On 2–3 April CERN’s director-general, Rolf Heuer, officially launched the third phase of the CERN openlab at the 2009 annual meeting of the CERN openlab Board of Sponsors. During his introductory speech Heuer stressed the importance of collaborating with industry and building closer relationships with other key institutes, as well as the European Commission. The board meeting provided an opportunity for partner companies (HP, Intel, Oracle and Siemens), a contributor (EDS, an HP company) and CERN to present the key achievements obtained during openlab-II and the expectations for openlab-III.
Each phase of CERN openlab corresponds to a three-year period. In openlab-I (2003–2005) the focus was on the development of an advanced prototype called opencluster. CERN openlab-II (2006–2008) addressed a range of domains from platforms, databases and the Grid to security and networking, with HP, Intel and Oracle as partners and EDS, an HP company, as a contributor. Disseminating the expertise and knowledge has also been a key focus of openlab. Regular training sessions have taken place and activities include openlab contributions to the CERN School of Computing and the CERN openlab Summer Student Programme, with its specialized lectures.
With the start of the third phase of CERN openlab, new projects have already been initiated with the partners. These are structured into four Competence Centres (CC): Automation and Controls CC; Database CC; Networking CC; and Platform CC. Through the Automation and Controls CC, CERN, Siemens and ETM Professional Control (a subsidiary of Siemens) are collaborating on security, as well as the move of automation tools towards software engineering and handling of large environments. In partnership with Oracle, the Database CC focuses on items such as data distribution and replication, monitoring and infrastructure management, highly available database services and application design, as well as automatic failover and standby databases.
One focus of the Networking CC is a research project launched by CERN and HP ProCurve to understand the behaviour of large computer networks (with 10,000 nodes or more) in high-performance computing or large campus installations. Another activity involves the grid-monitoring and messaging projects carried out in collaboration with EDS, an HP company. The Platform CC project focuses on PC-based computing hardware and the related software. In collaboration with Intel it addresses important fields such as thermal optimization, application tuning and benchmarking. It also has a strong emphasis on teaching. During the third phase, the team will not only capitalize on and extend the successful work carried out in openlab-II, but it will also tackle crucial new areas. Additional team members have recently joined and the structure is now in place to collaborate and work on bringing these projects to fruition.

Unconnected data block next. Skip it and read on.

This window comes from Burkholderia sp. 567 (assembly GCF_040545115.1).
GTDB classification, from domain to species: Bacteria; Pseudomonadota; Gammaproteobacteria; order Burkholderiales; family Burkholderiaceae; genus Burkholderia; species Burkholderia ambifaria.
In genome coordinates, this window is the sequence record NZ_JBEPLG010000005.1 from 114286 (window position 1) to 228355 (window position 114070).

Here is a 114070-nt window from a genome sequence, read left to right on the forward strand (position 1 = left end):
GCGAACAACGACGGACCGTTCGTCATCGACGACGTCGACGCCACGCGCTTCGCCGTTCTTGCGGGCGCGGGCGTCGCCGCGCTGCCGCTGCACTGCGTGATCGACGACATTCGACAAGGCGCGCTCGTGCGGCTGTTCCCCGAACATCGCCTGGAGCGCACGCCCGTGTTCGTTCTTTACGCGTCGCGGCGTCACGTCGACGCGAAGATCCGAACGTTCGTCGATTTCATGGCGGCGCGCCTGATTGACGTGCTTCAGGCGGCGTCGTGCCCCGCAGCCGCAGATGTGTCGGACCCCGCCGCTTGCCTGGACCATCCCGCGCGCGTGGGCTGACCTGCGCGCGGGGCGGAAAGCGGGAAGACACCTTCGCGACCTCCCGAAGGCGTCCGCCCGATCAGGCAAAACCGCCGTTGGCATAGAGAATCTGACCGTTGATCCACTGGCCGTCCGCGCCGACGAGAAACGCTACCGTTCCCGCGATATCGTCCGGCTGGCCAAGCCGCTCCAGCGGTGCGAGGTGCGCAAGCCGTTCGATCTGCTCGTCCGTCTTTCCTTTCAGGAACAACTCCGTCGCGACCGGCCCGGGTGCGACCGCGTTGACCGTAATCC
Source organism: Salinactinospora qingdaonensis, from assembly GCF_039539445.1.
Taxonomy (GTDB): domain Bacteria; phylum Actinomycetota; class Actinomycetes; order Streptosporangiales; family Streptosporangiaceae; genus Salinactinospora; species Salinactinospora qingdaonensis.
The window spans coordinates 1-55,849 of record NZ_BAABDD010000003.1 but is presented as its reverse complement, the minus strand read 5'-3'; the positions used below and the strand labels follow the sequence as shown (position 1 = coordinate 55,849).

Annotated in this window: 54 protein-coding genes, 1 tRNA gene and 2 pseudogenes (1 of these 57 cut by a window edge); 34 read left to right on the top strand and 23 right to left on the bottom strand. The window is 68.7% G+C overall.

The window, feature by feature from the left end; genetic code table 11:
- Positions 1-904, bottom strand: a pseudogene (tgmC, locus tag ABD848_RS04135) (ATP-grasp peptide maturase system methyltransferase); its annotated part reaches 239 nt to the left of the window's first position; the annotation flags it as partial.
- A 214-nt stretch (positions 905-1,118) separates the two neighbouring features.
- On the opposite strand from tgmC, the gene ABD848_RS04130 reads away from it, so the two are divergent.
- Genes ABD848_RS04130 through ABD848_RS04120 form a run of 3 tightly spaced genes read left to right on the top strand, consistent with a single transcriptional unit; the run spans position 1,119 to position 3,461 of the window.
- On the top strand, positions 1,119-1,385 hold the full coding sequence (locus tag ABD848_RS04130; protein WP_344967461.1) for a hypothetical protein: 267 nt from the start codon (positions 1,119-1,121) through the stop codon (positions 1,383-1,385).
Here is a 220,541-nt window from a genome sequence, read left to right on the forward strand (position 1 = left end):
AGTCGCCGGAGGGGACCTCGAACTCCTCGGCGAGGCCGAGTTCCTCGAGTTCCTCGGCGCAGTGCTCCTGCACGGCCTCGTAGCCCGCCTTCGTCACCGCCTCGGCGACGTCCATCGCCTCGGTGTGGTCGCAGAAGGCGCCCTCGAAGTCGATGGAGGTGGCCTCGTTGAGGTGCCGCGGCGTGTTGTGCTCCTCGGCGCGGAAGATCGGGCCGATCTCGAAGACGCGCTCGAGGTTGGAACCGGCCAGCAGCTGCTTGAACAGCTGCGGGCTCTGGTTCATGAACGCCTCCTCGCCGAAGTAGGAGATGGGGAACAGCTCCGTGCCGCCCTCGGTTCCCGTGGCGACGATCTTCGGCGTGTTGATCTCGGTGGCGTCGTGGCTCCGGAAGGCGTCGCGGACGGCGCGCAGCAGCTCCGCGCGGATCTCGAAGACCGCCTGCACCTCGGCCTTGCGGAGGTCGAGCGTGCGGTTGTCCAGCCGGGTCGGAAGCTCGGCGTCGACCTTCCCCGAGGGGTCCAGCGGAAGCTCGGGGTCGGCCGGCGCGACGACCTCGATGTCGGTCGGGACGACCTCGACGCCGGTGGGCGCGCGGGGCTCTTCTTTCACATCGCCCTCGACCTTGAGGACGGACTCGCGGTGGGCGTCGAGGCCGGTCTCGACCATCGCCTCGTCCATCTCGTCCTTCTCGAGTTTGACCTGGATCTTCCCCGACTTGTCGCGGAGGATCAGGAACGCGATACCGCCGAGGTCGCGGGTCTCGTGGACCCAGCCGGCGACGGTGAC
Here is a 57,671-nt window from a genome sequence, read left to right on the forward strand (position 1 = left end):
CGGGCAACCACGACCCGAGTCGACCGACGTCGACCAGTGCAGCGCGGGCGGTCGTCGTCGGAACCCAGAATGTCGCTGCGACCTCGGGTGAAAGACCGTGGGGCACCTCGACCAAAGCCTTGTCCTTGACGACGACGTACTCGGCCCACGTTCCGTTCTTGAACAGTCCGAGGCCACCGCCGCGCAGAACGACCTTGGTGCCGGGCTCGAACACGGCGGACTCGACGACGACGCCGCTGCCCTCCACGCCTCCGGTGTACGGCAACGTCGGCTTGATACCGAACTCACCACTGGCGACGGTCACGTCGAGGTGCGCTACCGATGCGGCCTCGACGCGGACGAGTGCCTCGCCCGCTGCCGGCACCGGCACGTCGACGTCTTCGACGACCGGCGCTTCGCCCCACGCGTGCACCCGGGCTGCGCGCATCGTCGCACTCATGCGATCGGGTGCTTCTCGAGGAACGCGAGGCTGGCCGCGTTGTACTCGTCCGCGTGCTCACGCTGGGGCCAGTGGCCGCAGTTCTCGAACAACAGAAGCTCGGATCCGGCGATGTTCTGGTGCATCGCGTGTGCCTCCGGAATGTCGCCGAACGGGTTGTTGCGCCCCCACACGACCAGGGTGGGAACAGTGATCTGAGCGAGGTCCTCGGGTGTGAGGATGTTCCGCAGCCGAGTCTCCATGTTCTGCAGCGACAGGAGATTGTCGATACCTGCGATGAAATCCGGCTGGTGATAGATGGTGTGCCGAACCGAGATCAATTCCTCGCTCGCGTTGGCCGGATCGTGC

The openlab team consists of three complementary groups of people: the young engineers hired by CERN and funded by the partners (21 people over the past eight years); technical experts from partner companies involved in the openlab projects; and CERN management and technical experts working partly or fully on the joint activities. The people involved are not concentrated in a single group at CERN. They span many different units in the IT department, as well as the Industrial Controls and Electronics Group in the engineering department, since the arrival of Siemens as an openlab partner. The distributed team structure permits close collaboration with computing experts in the LHC experiments, as well as with engineers and scientists from the various openlab partners who contribute greatly to these activities. In addition, significant contributions are made by the students participating in the CERN openlab Summer Student Programme, both directly to the openlab activities and more widely to the Worldwide LHC Computing Grid, the Enabling Grids for E-sciencE project and other Grid- and CERN-related activities in the IT Department. Since the inception of openlab, more than 100 young computer scientists have participated in the programme, where they spend two months at CERN. This summer the programme will be welcoming 14 students of 11 different nationalities.
• The activities carried out from May 2008 to May 2009 are presented in the eighth CERN openlab annual report available from the CERN openlab web site at www.cern.ch/openlab.